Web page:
Traditional Patterns Give Way to Modern Weaves
By Diana Sahu | Published: 01st January 2014 10:17 AM |
The traditional tie and dye weaving or Ikat of Sonepur is gradually on the wane giving way to the jacquard loom.
The Textiles and Handloom department had introduced jacquard looms six years back to help Ikat weavers increase their productivity. In the process, it is the craftsmanship that bore the brunt. Today, there are several villages in the district where not a single family can be found practising traditional tie and dye form of weaving. Villages where tie and dye is practised through looms are Kendupalli, Subalaya, Dasarajpur, Nimna and Sagarpalli.
Apparently, Ikat of Odisha enjoys Geographical Indication (GI) status, giving it both protection and branding.
Anita Agnihotri, Additional Secretary, Ministry of Textiles, who visited the district recently, said the number of tie and dye weavers and clusters is on the decline.
“It has been partly caused by introduction of jacquard which is time saving and productivity is more. Traditional tie and dye weavers are shifting to jacquard looms as the time they spend on manually creating Ikat designs is not wage compensated. If steps are not taken at the earliest by the State Government, Sonepur district which has the finest tie and dye craftsmanship in the country will lose its identity,” she said.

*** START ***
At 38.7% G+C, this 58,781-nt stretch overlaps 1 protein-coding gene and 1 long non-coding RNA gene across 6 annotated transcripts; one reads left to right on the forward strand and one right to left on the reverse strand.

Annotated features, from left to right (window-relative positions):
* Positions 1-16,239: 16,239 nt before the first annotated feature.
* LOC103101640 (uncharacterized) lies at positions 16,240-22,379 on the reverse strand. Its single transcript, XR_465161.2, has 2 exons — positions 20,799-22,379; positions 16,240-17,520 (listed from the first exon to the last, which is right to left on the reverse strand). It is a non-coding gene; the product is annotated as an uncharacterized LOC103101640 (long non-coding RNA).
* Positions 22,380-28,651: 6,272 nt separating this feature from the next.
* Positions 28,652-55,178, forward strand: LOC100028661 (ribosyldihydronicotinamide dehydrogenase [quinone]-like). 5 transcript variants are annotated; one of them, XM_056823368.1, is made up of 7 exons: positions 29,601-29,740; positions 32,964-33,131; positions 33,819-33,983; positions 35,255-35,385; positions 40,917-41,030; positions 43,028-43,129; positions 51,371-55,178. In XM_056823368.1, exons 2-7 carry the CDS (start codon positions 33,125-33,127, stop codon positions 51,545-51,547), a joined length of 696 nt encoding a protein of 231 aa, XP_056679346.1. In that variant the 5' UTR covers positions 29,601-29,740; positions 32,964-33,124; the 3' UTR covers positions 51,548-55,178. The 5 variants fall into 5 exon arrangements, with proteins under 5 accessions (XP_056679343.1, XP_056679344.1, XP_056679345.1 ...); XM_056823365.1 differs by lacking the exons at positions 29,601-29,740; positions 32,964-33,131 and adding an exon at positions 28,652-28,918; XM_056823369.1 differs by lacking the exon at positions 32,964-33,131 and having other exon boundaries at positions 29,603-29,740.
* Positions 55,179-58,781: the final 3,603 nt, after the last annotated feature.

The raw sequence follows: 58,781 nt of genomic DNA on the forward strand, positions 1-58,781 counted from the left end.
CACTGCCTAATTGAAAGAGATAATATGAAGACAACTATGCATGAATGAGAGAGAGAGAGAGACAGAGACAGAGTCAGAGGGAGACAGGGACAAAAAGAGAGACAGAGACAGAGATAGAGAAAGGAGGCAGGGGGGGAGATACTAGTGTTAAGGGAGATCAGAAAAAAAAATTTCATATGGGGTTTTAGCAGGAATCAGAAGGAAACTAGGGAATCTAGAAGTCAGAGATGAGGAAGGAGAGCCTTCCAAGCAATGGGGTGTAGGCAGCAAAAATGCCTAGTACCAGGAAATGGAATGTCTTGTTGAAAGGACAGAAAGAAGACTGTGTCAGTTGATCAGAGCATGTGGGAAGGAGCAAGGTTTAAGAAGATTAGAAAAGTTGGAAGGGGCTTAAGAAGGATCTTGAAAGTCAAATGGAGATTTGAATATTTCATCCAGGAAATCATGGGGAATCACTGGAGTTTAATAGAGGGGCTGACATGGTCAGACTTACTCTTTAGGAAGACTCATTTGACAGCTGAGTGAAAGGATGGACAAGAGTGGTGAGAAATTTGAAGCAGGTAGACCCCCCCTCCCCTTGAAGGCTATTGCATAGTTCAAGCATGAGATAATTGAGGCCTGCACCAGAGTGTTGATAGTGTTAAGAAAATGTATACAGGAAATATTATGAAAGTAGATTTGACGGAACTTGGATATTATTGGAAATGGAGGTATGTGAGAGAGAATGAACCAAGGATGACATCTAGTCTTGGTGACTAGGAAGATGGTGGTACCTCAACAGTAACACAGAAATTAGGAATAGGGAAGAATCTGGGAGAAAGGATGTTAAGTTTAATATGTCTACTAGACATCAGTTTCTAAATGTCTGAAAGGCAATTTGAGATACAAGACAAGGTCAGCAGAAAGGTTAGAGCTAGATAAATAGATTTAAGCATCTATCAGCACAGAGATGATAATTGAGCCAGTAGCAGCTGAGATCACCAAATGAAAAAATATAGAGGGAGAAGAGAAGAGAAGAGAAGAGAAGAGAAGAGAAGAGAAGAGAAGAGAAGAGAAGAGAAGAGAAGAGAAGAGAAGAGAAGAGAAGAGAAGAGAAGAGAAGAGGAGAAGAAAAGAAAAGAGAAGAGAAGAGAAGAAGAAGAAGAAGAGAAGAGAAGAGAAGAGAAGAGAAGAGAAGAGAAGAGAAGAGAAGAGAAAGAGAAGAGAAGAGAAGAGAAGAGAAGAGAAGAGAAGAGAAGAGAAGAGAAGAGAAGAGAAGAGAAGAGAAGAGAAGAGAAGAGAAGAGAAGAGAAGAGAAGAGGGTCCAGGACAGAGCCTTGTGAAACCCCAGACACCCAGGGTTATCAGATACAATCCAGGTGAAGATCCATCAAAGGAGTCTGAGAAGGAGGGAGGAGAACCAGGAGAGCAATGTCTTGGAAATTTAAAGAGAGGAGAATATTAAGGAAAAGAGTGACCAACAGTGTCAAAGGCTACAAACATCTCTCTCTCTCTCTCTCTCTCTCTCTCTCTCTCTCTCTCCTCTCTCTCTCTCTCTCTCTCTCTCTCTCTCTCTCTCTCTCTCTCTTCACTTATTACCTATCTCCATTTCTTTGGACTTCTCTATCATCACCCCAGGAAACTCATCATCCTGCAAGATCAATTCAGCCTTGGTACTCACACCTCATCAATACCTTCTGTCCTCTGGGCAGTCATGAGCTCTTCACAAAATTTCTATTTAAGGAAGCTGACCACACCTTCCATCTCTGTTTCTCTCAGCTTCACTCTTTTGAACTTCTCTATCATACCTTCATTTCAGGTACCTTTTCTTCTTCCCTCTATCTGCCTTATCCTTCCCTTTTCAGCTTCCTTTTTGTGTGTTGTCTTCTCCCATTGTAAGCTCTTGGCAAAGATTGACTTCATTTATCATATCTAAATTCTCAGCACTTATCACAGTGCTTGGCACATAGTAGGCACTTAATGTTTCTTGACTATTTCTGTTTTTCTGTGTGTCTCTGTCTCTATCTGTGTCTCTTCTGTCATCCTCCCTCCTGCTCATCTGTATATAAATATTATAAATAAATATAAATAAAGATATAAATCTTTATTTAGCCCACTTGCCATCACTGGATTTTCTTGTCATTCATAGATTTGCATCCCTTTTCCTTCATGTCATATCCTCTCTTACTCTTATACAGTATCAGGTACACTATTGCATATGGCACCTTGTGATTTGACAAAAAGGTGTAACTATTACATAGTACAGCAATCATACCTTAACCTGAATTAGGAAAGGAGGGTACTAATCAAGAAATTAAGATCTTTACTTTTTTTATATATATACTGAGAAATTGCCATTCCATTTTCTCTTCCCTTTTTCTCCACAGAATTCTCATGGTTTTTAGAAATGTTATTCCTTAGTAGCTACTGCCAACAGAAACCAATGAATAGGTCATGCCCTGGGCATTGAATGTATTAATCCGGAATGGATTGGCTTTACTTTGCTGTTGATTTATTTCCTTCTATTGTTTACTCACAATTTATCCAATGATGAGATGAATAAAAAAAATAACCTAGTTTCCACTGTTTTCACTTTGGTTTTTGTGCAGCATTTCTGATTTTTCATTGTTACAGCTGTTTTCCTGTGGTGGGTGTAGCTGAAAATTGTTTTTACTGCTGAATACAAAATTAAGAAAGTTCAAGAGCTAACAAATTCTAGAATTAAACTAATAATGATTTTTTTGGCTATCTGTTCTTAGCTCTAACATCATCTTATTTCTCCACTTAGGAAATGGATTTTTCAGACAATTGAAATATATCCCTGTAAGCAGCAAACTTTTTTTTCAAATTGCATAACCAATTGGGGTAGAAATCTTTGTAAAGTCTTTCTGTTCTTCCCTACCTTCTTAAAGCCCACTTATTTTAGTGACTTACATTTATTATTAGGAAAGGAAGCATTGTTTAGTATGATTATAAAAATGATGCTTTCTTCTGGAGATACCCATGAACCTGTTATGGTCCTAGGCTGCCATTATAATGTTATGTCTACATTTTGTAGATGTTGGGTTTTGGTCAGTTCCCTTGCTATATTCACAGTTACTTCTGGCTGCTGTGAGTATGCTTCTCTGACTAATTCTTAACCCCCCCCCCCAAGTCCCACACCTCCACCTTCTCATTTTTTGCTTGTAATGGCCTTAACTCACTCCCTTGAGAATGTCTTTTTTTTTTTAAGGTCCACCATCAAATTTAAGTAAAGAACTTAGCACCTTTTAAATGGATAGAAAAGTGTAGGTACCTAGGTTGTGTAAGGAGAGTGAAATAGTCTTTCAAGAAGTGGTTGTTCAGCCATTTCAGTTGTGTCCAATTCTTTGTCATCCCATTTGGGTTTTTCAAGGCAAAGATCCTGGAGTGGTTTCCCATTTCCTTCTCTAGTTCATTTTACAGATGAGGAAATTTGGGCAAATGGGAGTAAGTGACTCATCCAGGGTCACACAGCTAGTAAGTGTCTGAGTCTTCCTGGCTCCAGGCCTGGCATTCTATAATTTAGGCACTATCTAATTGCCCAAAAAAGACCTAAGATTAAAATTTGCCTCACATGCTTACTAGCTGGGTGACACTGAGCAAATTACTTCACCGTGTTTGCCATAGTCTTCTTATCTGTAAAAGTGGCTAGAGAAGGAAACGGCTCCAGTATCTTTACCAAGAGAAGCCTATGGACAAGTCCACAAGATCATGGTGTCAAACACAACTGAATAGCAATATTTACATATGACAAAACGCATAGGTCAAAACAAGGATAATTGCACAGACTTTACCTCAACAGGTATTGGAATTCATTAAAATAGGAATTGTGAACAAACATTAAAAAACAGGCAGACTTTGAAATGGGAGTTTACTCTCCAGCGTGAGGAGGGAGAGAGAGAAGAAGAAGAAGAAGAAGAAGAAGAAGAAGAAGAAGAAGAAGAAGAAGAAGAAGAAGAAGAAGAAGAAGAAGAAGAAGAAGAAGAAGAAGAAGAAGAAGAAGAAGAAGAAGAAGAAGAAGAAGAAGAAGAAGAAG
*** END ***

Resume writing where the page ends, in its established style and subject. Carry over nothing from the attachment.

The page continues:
The manual Ikat weaving proceeds at a leisurely pace with meticulous attention to detail. In the hands of an expert weaver, a maximum of three Ikat sarees can be woven in a month.
In handloom establishments and clusters, this time-consuming work is bypassed by weaving on the jacquard loom where, with the aid of punched design cards, one weaver is enough to operate the sari loom and the weaving is quicker.
However, the designs which can be produced by such quick and easy methods are limited, resulting in compromises which reflect poorly the grandeur and technical excellence of an age-old craft.
Renowned weaver Chaturbhuj Meher said the traditional Ikat craftsmanship has become a costly affair with less returns. “Hand weaving of Ikat sarees consume a lot of time and is not remunerative which is why weavers are shifting to looms. Besides, natural dyes are too expensive for weavers to procure,” he said, adding there would be around 250 traditional weavers in Sagarpalli.
Sources in the department said the decline in tie and dye weaving in Sonepur started after introduction of Bomkai and jacquard to weave Bomkai designs. This is because weaving of Bomkai with jacquard is remunerative than tie and dye weaving. To overcome this, the Directorate of Textiles and Handloom have decided to implement tie and dye training programmes under self-employment programme of Government.
Sonepur, the hub of Ikat weaving in Western Odisha, is home to 27,134 weavers
According to the Textiles & Handlooms Department, 70 per cent of this are tie and dye weavers who have moved on to jacquard looms
There are 5417 looms in the district and handloom products worth `40 crore is produced from Sonepur annually